The US State Department voiced skepticism Tuesday over a temporary ceasefire called by Russia in Aleppo, although Washington welcomed the break in the bombardment of the war-scarred Syrian city.
"Certainly we're gratified to hear the reports that there might have been a reduction here in the violence," State Department spokesman John Kirby told CNN, a day after Moscow announced the truce.
"It's a little too soon to tell how genuine this is and how long it's going to last. We've seen these kinds of commitments and promises before. And we've seen them broken. We're watching this very carefully," Kirby said.
"Now we have to see if they can actually put the muscle behind it."
Russia announced an eight-hour ceasefire in Aleppo commencing at 0500 GMT on Thursday to allow time for Syrian civilians to flee the besieged city and to permit humanitarian workers to deliver aid.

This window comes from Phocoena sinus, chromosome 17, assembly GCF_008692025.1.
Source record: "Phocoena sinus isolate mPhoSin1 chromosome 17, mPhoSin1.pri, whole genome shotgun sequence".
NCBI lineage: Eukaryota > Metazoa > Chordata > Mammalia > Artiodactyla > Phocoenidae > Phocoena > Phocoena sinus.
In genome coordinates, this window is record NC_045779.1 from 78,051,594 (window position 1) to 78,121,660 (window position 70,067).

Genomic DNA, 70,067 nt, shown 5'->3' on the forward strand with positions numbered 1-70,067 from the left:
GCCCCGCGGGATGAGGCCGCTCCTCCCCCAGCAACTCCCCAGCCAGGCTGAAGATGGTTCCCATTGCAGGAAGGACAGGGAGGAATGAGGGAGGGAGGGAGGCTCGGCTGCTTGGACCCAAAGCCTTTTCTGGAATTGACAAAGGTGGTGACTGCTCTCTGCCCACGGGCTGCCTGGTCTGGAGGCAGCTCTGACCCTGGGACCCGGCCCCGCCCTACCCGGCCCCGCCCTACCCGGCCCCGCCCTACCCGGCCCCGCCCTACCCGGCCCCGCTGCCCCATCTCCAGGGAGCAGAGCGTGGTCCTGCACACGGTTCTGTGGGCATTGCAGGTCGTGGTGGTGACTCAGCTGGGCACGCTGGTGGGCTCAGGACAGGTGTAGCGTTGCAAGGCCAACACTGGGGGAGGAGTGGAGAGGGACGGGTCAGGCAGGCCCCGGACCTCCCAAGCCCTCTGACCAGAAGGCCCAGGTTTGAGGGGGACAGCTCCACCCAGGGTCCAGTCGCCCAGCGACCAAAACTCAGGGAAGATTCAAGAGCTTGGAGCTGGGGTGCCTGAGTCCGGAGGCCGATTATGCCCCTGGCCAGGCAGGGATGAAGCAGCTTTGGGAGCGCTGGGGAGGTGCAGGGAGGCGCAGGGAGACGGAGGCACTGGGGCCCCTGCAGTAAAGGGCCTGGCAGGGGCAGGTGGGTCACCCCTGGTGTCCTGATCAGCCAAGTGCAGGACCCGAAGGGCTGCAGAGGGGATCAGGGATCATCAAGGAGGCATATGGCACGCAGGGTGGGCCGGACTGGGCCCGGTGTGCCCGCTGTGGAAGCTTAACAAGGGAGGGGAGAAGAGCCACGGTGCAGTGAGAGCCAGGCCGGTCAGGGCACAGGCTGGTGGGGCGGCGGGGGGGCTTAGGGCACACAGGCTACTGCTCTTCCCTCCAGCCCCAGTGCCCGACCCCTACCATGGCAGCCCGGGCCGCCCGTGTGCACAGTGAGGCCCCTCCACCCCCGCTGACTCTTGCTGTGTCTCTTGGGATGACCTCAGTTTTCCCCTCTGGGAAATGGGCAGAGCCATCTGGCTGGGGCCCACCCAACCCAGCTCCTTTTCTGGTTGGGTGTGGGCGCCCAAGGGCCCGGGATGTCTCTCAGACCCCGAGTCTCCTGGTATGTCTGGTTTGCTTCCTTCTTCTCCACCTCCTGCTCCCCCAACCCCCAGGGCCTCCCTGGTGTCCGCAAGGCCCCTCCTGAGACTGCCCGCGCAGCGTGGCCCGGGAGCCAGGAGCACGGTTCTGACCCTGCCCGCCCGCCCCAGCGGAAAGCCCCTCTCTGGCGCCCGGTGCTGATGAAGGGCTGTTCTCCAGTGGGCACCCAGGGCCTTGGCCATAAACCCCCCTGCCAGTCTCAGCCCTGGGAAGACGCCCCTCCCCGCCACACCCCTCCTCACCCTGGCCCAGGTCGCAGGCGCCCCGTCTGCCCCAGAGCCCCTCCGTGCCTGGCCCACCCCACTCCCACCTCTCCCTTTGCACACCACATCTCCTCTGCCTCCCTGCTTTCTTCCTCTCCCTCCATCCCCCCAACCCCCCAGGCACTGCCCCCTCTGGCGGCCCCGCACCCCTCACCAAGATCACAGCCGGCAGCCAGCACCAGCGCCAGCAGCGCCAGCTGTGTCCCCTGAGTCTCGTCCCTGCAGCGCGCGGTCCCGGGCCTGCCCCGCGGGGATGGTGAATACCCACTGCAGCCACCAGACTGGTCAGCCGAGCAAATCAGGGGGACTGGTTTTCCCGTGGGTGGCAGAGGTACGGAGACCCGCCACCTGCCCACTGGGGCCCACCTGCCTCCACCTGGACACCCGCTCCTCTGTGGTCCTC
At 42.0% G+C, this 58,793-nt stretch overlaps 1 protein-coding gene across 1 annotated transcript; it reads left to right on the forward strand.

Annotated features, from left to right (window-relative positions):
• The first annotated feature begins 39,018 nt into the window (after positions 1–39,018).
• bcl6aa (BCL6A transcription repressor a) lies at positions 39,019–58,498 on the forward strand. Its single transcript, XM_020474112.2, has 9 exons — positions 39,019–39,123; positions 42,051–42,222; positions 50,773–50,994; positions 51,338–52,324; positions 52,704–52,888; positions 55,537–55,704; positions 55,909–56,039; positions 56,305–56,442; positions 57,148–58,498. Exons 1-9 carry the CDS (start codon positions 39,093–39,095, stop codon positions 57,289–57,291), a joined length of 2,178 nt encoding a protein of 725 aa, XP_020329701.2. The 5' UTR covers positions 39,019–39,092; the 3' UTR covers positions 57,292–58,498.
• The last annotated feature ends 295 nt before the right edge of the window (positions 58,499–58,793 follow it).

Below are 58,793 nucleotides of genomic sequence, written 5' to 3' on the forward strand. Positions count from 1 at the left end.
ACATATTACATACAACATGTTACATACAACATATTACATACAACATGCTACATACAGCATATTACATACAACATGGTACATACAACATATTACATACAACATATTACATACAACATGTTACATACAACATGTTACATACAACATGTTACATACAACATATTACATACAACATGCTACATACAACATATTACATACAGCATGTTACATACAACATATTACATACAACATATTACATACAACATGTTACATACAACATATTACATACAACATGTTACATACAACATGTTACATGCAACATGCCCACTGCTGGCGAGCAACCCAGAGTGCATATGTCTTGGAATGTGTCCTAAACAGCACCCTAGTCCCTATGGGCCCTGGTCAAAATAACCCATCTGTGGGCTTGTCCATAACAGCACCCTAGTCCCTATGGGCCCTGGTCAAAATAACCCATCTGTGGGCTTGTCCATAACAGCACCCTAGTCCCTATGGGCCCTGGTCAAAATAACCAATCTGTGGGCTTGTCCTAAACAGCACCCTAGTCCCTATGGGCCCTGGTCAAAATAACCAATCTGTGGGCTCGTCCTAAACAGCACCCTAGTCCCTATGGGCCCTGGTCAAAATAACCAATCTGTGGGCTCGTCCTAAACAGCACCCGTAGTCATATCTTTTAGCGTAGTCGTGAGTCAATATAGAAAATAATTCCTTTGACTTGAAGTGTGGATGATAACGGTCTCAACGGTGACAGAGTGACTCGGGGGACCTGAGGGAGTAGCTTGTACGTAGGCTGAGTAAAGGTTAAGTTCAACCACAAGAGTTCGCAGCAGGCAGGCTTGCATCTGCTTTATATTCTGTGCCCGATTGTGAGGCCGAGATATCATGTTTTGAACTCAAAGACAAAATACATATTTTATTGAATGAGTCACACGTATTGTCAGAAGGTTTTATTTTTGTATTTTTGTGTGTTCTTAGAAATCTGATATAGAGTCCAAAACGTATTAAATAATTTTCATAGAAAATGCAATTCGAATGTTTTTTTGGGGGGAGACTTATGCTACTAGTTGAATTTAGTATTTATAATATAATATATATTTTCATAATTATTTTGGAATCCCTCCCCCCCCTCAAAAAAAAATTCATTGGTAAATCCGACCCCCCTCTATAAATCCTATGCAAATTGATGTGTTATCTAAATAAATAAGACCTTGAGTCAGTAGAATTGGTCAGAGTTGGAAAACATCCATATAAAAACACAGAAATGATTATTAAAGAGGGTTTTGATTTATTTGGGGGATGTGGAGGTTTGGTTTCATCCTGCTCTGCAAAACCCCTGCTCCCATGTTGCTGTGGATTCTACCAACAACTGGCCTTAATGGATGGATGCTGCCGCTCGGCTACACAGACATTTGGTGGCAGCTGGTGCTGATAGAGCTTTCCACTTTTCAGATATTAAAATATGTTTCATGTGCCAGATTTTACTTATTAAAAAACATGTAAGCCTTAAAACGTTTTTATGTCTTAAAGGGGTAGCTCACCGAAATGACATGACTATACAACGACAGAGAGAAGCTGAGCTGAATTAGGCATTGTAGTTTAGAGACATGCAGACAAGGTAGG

But they halted air strikes on Tuesday, in what the Kremlin said was a "goodwill" gesture, amid mounting criticism of Russia for backing the brutal regime of Syrian President Bashar al-Assad.
The United Nations repeatedly has called for 48-hour weekly pauses in the bombing to allow aid convoys to reach besieged civilians living in Aleppo.
Syria's second city, held by rebels determined to oust Assad, has come under heavy bombardment since the Russia-backed military announced an offensive in late September to regain control of the east.
Air strikes in the city have flattened numerous residential buildings and civilian facilities, in a bombing campaign the European Union warned could amount to war crimes.